- Putting too much weight on a small area of the road surface can cause ruts, cracks, and potholes
- Putting too much weight on a small area of a bridge surface can cause structural damage to the bridge
- Too much weight on your steer axle can lead to a "heavy steering" feel and may cause the truck to react improperly to steering inputs
- Not enough weight on your steer axle can lead to a loss of traction for your steer tires
- Improper weight balance between your tractor drive tires and trailer tandems can lead to poor traction and an increased risk of jackknifing
- Too much weight toward the back of the trailer can lead to a "pendulum effect", causing the rear of the trailer to sway back and forth while driving down the highway or jackknife going around a curve
- Overloading a tire beyond it's maximum tire load capacity can cause tire damage and blowouts
- Overloading the suspension system of the truck can cause damage to the suspension system which could easily lead to loss of control of the vehicle

So as you can see, it's critical in so many ways to make sure that we follow the weight limits in strict accordance with the law. It is incredibly dangerous to overload a vehicle or to have the weight improperly distributed across the axles.

There are several ways to distribute the overall weight of the vehicle across the different sets of axles. You will affect weight distribution by:

- Changing the weight distribution of the cargo along the length of the trailer, or moving the cargo around after loading the truth. This will distribute the weight mainly between your drive axles and trailer tandems
- Sliding your trailer tandems forward or backward will redistribute the weight mainly between your drive axles and trailer tandems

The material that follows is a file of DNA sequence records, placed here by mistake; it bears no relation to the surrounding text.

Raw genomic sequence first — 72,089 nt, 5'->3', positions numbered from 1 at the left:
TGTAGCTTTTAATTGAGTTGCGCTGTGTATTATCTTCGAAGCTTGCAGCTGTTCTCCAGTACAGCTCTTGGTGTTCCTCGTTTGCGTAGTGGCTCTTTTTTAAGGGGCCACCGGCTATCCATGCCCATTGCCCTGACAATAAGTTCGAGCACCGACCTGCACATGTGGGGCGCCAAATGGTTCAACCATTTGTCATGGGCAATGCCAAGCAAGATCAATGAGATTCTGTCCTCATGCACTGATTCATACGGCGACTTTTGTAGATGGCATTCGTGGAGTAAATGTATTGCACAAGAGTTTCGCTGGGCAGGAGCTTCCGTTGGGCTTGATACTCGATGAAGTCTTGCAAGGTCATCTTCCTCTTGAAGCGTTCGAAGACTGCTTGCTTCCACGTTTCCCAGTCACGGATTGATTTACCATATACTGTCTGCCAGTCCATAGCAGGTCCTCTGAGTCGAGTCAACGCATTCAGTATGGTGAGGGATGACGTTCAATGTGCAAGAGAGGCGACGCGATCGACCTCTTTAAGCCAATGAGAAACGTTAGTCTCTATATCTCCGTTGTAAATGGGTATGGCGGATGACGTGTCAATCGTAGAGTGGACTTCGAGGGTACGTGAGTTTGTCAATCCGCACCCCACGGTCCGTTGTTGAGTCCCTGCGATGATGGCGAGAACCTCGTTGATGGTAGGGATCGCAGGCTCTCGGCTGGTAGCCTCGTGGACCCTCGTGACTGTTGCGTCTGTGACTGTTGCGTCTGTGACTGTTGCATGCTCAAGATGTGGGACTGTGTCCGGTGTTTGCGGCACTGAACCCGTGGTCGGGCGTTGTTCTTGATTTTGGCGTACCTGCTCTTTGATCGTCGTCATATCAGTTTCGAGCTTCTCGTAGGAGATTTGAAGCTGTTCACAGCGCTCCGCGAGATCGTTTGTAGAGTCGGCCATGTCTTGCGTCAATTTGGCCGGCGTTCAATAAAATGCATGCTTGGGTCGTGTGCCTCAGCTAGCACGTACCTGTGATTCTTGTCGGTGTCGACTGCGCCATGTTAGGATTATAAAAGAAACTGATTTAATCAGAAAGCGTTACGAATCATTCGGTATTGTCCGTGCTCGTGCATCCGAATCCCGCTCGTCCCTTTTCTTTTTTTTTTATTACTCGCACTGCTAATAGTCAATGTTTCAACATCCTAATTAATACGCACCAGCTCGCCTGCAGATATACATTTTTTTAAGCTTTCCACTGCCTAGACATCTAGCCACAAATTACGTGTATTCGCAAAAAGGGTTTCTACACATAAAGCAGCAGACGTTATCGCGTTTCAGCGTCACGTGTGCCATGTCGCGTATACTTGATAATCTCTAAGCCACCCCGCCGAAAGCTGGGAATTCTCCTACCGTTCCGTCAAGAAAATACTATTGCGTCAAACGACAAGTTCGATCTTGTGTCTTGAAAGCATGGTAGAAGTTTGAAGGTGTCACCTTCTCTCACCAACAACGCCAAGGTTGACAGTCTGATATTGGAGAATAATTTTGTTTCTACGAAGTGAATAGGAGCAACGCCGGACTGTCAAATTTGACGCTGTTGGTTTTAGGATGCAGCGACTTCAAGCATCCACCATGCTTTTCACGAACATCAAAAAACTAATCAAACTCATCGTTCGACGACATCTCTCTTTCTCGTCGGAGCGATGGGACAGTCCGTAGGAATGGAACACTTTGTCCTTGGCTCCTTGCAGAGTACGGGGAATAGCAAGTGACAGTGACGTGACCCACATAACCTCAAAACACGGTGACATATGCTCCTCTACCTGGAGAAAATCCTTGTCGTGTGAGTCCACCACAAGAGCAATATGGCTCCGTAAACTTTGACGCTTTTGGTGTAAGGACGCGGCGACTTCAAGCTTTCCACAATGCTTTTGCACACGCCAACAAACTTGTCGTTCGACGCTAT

- Sliding your 5th wheel will redistribute the weight mainly between your steer axle and your drive axles
- Adding or burning off fuel will mainly change the amount of weight on your steer axle and somewhat on your drive axles also, depending upon the placement of your fuel tanks.

There are several factors that will reduce the amount of weight we can transfer between the different sets of axles on the truck:

- Federal laws limit the maximum weight on any set of axles and the gross vehicle weight - 20,000 pounds single axle, 34,000 pound tandem axles, 80,000 pounds GVW
- The bridge law formula limits the maximum amount of weight you can carry across any set of axles based upon the number of axles and the spacing between them (we'll discuss this formula soon).
- The maximum legal length allowed between your trailer kingpin and your trailer tandems will limit how far back you can slide your tandems
- The load rating of the tires you have will determine the maximum amount of weight allowed on any particular tire
- The load rating of the suspension system will limit the amount of weight you can have on any axle

Congress enacted the Bridge Formula in 1975 to limit the weight-to-length ratio of a vehicle crossing a bridge. They accomplished this either by spreading weight over additional axles or by increasing the distance between axles.

The idea here was to prevent putting too much weight on a relatively small area, causing damage to the road surface and bridge structure. By requiring trucks to spread the weight across a longer distance and distributing the weight across more axles, you help prevent damage to the bridges and roadways.

Compliance with Bridge Formula weight limits is determined by using the following formula:

W = the overall gross weight on any group of two or more consecutive axles to the nearest 500 pounds.

L = the distance in feet between the outer axles of any group of two or more consecutive axles.

N = the number of axles in the group under consideration.

The primary factors which will affect the weight distribution across a truck's axles are:

- The position of the trailer's tandems
- The position of the tractor's 5th wheel
- The overall weight of the cargo in the trailer and the horizontal (front-to-back) position of its center of gravity
- The amount of fuel onboard and the placement of the fuel tanks

In the coming pages, we'll go through these one at a time and learn to apply each one individually. Later we'll put them all together and show you how to get your truck's weight distribution legal out on the highways, coast to coast, under any circumstances.